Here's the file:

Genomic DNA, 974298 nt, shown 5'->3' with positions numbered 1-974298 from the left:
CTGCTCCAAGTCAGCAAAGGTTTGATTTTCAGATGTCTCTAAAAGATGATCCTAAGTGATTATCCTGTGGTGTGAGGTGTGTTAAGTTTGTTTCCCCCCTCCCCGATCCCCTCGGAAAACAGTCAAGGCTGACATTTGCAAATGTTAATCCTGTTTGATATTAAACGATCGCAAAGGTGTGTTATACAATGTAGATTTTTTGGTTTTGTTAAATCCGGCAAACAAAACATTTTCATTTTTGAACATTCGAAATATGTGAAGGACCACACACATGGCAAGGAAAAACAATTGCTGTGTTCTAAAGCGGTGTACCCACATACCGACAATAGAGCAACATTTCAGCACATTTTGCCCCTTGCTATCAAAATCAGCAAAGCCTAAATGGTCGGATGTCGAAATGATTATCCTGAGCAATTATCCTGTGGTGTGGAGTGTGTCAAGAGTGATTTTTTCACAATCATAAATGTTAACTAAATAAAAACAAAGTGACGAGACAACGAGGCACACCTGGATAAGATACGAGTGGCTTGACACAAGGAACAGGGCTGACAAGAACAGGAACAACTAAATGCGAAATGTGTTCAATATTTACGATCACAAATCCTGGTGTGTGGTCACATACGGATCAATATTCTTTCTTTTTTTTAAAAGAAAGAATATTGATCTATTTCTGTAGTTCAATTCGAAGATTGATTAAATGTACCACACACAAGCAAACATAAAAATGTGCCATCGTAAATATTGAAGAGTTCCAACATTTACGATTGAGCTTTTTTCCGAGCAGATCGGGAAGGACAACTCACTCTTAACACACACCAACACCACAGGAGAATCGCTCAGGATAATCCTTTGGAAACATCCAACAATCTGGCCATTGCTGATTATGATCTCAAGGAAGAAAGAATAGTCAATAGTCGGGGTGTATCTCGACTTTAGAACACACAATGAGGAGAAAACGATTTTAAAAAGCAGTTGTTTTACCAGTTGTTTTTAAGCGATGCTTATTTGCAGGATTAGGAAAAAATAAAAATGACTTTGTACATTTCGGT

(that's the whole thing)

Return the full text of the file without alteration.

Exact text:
Genomic DNA, 974298 nt, shown 5'->3' with positions numbered 1-974298 from the left:
CTGCTCCAAGTCAGCAAAGGTTTGATTTTCAGATGTCTCTAAAAGATGATCCTAAGTGATTATCCTGTGGTGTGAGGTGTGTTAAGTTTGTTTCCCCCCTCCCCGATCCCCTCGGAAAACAGTCAAGGCTGACATTTGCAAATGTTAATCCTGTTTGATATTAAACGATCGCAAAGGTGTGTTATACAATGTAGATTTTTTGGTTTTGTTAAATCCGGCAAACAAAACATTTTCATTTTTGAACATTCGAAATATGTGAAGGACCACACACATGGCAAGGAAAAACAATTGCTGTGTTCTAAAGCGGTGTACCCACATACCGACAATAGAGCAACATTTCAGCACATTTTGCCCCTTGCTATCAAAATCAGCAAAGCCTAAATGGTCGGATGTCGAAATGATTATCCTGAGCAATTATCCTGTGGTGTGGAGTGTGTCAAGAGTGATTTTTTCACAATCATAAATGTTAACTAAATAAAAACAAAGTGACGAGACAACGAGGCACACCTGGATAAGATACGAGTGGCTTGACACAAGGAACAGGGCTGACAAGAACAGGAACAACTAAATGCGAAATGTGTTCAATATTTACGATCACAAATCCTGGTGTGTGGTCACATACGGATCAATATTCTTTCTTTTTTTTAAAAGAAAGAATATTGATCTATTTCTGTAGTTCAATTCGAAGATTGATTAAATGTACCACACACAAGCAAACATAAAAATGTGCCATCGTAAATATTGAAGAGTTCCAACATTTACGATTGAGCTTTTTTCCGAGCAGATCGGGAAGGACAACTCACTCTTAACACACACCAACACCACAGGAGAATCGCTCAGGATAATCCTTTGGAAACATCCAACAATCTGGCCATTGCTGATTATGATCTCAAGGAAGAAAGAATAGTCAATAGTCGGGGTGTATCTCGACTTTAGAACACACAATGAGGAGAAAACGATTTTAAAAAGCAGTTGTTTTACCAGTTGTTTTTAAGCGATGCTTATTTGCAGGATTAGGAAAAAATAAAAATGACTTTGTACATTTCGGT